The Volokh Conspiracy
Mostly law professors | Sometimes contrarian | Often libertarian | Always independent
The 2-to-1 decision is today's Feminist Majority Foundation v. Hurley (the University of Mary Washington case). I'm traveling, and thus won't have time to post a detailed analysis myself, but here's part of the analysis from Samantha Harris at FIRE:
The alarming upshot of the ruling is its suggestion that Title IX may sometimes require colleges to censor or block all students' access to certain internet sites or services based solely on anonymous statements made in an online forum that the university does not control, by people who may not be on campus, or even affiliated with the university at all.
The case … stems from a series of events that roiled UMW's campus back in 2015. At the time, members of the UMW student group Feminists United on Campus (a local affiliate of Feminist Majority Foundation) were speaking out about several issues on campus, including the student senate's decision to authorize fraternities as well as a bawdy rugby chant that several members of UMW's men's rugby team were recorded singing at an off-campus party. Following their advocacy, FUC members found themselves the targets of online hostility, particularly on a now-defunct platform called Yik Yak that allowed users within a certain geographic radius to post anonymous messages. FUC complained about this repeatedly to the UMW administration, and after they found UMW's response to their complaints to be lacking, they first filed a complaint with the U.S. Department of Education's Office for Civil Rights and then, ultimately, a federal [Title IX] lawsuit….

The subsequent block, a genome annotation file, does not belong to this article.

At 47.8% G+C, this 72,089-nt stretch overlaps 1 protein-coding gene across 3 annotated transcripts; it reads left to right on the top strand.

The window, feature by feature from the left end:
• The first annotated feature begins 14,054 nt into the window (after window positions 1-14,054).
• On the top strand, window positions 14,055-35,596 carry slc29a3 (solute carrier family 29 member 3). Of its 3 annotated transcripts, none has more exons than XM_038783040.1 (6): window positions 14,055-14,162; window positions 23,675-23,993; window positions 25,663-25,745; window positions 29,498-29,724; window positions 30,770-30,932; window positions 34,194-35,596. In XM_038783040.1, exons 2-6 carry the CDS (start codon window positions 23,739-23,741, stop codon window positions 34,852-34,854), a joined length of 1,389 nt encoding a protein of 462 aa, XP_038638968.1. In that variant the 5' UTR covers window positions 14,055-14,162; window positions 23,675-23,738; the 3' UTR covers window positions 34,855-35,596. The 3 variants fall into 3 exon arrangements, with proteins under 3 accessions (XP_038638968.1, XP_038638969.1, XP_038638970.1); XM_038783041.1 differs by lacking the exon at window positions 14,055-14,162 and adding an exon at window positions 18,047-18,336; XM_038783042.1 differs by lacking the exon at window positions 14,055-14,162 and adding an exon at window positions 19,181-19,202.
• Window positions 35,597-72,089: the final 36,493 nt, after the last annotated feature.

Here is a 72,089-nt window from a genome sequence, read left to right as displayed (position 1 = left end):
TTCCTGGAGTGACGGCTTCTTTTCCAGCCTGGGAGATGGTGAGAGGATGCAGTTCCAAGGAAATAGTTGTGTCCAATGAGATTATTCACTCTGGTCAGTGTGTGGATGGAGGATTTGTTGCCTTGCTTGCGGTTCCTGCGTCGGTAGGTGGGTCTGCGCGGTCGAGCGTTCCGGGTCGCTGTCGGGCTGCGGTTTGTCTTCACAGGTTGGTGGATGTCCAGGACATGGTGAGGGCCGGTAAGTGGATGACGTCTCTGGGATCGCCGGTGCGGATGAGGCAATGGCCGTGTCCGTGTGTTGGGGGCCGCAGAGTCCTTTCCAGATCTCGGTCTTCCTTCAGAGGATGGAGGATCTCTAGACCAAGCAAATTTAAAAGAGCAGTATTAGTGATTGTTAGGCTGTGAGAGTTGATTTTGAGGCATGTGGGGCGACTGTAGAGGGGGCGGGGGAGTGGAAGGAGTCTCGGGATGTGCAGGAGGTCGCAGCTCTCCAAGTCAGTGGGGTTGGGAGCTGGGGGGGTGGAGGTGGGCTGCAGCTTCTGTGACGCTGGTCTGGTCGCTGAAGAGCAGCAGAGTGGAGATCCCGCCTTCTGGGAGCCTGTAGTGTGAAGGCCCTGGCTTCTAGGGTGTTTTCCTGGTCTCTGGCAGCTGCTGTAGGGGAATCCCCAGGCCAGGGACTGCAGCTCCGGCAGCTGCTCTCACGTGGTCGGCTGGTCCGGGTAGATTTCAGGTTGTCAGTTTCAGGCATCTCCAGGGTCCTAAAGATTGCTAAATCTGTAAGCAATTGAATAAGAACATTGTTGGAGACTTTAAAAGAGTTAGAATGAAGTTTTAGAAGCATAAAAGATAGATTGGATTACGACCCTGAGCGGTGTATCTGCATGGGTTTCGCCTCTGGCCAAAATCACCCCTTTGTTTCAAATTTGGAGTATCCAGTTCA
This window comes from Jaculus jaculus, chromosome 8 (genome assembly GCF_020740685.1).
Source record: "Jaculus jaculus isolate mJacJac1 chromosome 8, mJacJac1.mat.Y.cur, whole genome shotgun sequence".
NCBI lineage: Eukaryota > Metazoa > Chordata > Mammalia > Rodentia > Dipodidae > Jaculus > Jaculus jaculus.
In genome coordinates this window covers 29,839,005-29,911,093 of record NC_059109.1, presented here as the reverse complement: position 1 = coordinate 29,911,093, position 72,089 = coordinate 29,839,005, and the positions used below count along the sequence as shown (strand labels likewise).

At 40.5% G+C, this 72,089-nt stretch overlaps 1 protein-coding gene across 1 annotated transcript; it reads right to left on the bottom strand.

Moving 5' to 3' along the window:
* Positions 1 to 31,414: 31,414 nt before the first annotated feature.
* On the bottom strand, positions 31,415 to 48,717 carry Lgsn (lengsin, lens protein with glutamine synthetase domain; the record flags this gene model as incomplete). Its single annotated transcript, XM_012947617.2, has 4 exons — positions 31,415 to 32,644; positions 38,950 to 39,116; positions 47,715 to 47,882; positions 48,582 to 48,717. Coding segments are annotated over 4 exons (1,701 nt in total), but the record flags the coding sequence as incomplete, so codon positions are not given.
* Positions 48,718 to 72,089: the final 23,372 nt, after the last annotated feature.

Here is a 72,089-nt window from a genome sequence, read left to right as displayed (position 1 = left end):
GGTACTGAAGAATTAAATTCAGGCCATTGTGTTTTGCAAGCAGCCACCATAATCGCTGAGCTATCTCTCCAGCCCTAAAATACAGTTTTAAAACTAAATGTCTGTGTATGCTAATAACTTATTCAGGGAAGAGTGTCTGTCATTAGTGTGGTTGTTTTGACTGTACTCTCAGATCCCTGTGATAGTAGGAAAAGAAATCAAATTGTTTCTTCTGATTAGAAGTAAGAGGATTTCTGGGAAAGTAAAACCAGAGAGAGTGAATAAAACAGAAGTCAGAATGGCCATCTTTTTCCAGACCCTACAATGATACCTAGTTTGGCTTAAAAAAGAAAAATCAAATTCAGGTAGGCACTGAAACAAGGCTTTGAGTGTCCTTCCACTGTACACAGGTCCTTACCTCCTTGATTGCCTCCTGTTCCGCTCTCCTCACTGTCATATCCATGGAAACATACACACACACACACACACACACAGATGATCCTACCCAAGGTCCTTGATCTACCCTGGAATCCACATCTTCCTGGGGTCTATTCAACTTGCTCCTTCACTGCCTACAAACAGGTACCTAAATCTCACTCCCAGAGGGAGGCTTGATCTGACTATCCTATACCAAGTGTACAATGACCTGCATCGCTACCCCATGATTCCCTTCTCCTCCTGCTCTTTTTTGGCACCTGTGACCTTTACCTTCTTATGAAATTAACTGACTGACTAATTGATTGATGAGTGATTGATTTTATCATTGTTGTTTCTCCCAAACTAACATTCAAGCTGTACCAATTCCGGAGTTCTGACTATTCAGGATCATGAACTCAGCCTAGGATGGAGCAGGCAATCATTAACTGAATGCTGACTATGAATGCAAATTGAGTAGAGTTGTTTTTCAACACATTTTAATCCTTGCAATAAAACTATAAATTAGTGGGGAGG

In a ruling that has far-reaching implications for universities' obligation to monitor and address the off-campus, online speech of its students, the [Fourth Circuit] held that because UMW had the "technical capacity to control the means by which the harassing and threatening messages were transmitted" (that is, the ability to block campus network access to Yik Yak altogether) and because they could have taken other actions (such as "mandatory assemblies" or "anti-sexual harassment training") to make clear that sexual harassment by its student body would not be tolerated, the plaintiffs had sufficiently alleged that UMW had substantial control and thus could be liable for the harassment.